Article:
President Donald Trump may have to release his tax returns if he wants to compete in California in 2020.
A bill passed by the state legislature Friday requires presidential candidates to release their five most recent years of tax returns to get on the ballot.
If this holds, Trump would have to submit them to the state when he runs for re-election, or he could be considered ineligible to appear on the ballot in the primary and general election.
"Our top priority is making sure the voters of California have the information they need before they go into the voting booth," Democratic state Sen. Mike McGuire -- a lead sponsor of the bill -- told CNN. "If President Trump doesn't release his tax returns voluntarily, California will do it for him."
The bill, passed mostly on party lines in both chambers with only some Republicans supporting the effort, also requires the California secretary of state to publish the returns online with personal information redacted.
Bucking a tradition that dates back over 40 years among presidential nominees in both parties, Trump has not released any tax returns publicly. He says he's under audit and will not release them before that's completed.
Advisers to the President have publicly stated he will most likely not release them, and they point to financial disclosure forms that he has filed.
California's Democratic governor, Jerry Brown, hasn't said whether he'll sign the bill from the legislature that's controlled by his own party. Democrats expect him to sign it, given its strong support.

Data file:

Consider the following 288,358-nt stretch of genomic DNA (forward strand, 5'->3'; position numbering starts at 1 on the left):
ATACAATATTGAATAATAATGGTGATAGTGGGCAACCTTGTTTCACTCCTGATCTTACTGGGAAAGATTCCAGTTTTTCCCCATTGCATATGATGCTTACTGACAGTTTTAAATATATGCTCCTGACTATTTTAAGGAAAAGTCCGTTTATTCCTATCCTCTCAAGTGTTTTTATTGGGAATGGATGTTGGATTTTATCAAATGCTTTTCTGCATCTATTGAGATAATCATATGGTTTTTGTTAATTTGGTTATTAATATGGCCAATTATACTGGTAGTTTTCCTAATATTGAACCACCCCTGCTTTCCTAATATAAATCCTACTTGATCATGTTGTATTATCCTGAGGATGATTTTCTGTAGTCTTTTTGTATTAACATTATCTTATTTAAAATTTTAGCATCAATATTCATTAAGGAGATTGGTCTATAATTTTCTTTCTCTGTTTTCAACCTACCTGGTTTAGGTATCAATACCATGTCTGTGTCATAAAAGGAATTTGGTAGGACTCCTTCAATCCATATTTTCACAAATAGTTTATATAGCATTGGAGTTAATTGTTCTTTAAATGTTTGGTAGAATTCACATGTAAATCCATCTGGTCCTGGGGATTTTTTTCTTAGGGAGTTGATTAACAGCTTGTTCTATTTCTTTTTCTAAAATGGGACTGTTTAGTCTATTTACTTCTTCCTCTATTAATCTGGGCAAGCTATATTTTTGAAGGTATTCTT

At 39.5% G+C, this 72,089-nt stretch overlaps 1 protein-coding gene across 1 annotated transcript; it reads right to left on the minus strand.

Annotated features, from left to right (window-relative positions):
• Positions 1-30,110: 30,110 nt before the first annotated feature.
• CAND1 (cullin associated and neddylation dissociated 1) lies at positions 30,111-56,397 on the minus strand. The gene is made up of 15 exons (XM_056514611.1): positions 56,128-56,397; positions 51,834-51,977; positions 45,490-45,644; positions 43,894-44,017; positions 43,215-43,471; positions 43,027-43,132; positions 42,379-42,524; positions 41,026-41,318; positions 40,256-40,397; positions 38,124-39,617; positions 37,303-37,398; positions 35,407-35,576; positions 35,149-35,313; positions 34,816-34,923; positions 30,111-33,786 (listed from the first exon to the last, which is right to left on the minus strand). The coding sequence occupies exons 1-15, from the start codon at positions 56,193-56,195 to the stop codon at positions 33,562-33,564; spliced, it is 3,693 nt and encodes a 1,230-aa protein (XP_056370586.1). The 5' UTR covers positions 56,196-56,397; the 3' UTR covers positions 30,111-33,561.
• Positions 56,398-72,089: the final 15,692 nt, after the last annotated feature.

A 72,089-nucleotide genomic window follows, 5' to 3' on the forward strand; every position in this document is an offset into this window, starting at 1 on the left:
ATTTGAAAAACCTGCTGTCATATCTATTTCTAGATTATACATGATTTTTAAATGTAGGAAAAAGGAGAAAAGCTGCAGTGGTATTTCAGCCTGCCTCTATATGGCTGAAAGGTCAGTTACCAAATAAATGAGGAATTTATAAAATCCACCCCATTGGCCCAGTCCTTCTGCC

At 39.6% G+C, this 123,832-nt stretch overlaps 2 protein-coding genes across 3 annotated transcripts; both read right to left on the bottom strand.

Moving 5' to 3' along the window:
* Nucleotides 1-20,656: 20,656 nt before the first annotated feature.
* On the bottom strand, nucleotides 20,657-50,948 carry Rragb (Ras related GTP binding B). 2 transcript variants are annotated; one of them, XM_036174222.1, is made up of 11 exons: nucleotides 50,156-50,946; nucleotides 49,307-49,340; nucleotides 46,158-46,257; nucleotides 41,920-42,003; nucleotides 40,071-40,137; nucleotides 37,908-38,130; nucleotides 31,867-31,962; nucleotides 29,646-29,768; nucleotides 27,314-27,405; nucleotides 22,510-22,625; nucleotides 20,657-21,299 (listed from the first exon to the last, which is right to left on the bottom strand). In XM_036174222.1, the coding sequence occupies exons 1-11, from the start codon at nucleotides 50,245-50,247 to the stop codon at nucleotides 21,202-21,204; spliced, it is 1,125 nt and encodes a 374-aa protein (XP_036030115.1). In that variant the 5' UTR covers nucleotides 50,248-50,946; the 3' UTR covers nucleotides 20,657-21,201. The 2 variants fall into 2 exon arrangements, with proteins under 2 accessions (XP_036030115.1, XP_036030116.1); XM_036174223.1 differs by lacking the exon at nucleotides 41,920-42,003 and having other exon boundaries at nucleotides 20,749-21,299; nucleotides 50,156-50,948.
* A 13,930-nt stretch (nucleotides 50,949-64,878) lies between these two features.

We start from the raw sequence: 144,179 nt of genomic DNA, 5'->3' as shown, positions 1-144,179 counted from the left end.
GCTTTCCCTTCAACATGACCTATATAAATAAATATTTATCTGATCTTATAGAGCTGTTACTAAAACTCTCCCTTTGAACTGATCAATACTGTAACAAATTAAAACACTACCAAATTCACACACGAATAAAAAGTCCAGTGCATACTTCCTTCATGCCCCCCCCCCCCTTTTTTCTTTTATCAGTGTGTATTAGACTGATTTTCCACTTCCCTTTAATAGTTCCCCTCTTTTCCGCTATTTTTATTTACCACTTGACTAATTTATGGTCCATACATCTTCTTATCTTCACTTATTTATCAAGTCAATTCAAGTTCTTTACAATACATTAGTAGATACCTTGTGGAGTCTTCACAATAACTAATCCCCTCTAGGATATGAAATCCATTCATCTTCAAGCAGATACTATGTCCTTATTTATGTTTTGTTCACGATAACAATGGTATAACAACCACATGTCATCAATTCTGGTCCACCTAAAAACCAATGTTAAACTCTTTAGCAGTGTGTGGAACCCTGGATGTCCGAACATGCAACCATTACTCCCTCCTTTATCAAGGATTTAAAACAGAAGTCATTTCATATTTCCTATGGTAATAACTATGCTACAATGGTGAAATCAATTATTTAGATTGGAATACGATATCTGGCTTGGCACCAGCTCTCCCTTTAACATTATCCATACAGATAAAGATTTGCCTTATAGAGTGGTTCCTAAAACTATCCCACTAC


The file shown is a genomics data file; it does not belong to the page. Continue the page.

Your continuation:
Brown is the first governor of the Golden State in more than 30 years to not release his tax returns as well.
Democrats acknowledge this issue hasn't been tested in the courts and know Republicans will most likely challenge this bill.
"We're looking at all of our options," California Republican Party Chairman Jim Brulte told CNN. "If he chooses to run again, Donald Trump will get all of California's primary delegates to the national convention. Period."
The only eligibility requirements in the Constitution to run for president are that a person must be at least 35 years old, be a natural-born citizen and have resided in the United States for at least 14 years.
Courts will most likely have to decide whether this bill is permissible with other ballot access rules or changing the qualifications to run for office.
"A line must of course be drawn between permissible ballot access laws and impermissible attempts to add qualifications to those specified in the federal Constitution," constitutional scholars Laurence Tribe, Richard Painter and Norman Eisen wrote in support of the law. "But our research and reflection lead us to conclude that tax return disclosure laws ... comport fully with the US Constitution."
Painter and Eisen were top ethics lawyers for Presidents George W. Bush and Barack Obama, respectively.
Supporters point to conditions beyond the Constitution that are mandated by states to appear on a ballot, like filing deadlines, signature requirements and fees as analogous to a prerequisite financial disclosure form from a candidate.
"States can determine eligibility beyond the ballot as long as they're not unduly burdensome," Erwin Chemerinsky, dean of the University of California Berkeley School of Law, told CNN. "Here it's just saying that you do something that's very much within your power to do -- like getting signatures -- disclose your tax returns."
Brown has one month to sign the bill into law or veto it. If he signs it, as many Democrats hope, California could succeed where many opponents of the President have failed in getting Trump to disclose his tax returns.